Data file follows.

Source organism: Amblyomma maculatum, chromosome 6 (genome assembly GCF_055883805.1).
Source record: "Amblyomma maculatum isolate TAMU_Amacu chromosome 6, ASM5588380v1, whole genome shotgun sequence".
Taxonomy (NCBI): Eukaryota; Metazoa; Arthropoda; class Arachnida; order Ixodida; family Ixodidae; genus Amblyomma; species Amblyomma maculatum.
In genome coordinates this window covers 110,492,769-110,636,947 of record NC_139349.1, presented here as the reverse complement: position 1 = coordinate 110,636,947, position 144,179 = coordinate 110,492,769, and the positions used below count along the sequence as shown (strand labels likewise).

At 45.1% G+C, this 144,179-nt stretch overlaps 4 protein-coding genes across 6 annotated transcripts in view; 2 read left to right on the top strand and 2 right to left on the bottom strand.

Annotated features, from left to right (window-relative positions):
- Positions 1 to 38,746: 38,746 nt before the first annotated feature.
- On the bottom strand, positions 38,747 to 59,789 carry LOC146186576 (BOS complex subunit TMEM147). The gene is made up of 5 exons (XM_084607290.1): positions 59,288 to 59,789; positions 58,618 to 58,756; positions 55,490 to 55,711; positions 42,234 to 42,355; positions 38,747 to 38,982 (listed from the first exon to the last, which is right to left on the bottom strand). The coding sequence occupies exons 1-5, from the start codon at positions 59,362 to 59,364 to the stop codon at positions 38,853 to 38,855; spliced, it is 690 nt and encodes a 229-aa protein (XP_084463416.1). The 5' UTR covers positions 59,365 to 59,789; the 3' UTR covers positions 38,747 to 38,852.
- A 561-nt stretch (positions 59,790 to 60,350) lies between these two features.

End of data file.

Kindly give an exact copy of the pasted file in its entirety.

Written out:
Source organism: Amblyomma maculatum, chromosome 6 (genome assembly GCF_055883805.1).
Source record: "Amblyomma maculatum isolate TAMU_Amacu chromosome 6, ASM5588380v1, whole genome shotgun sequence".
Taxonomy (NCBI): Eukaryota; Metazoa; Arthropoda; class Arachnida; order Ixodida; family Ixodidae; genus Amblyomma; species Amblyomma maculatum.
In genome coordinates this window covers 110,492,769-110,636,947 of record NC_139349.1, presented here as the reverse complement: position 1 = coordinate 110,636,947, position 144,179 = coordinate 110,492,769, and the positions used below count along the sequence as shown (strand labels likewise).

At 45.1% G+C, this 144,179-nt stretch overlaps 4 protein-coding genes across 6 annotated transcripts in view; 2 read left to right on the top strand and 2 right to left on the bottom strand.

Annotated features, from left to right (window-relative positions):
- Positions 1 to 38,746: 38,746 nt before the first annotated feature.
- On the bottom strand, positions 38,747 to 59,789 carry LOC146186576 (BOS complex subunit TMEM147). The gene is made up of 5 exons (XM_084607290.1): positions 59,288 to 59,789; positions 58,618 to 58,756; positions 55,490 to 55,711; positions 42,234 to 42,355; positions 38,747 to 38,982 (listed from the first exon to the last, which is right to left on the bottom strand). The coding sequence occupies exons 1-5, from the start codon at positions 59,362 to 59,364 to the stop codon at positions 38,853 to 38,855; spliced, it is 690 nt and encodes a 229-aa protein (XP_084463416.1). The 5' UTR covers positions 59,365 to 59,789; the 3' UTR covers positions 38,747 to 38,852.
- A 561-nt stretch (positions 59,790 to 60,350) lies between these two features.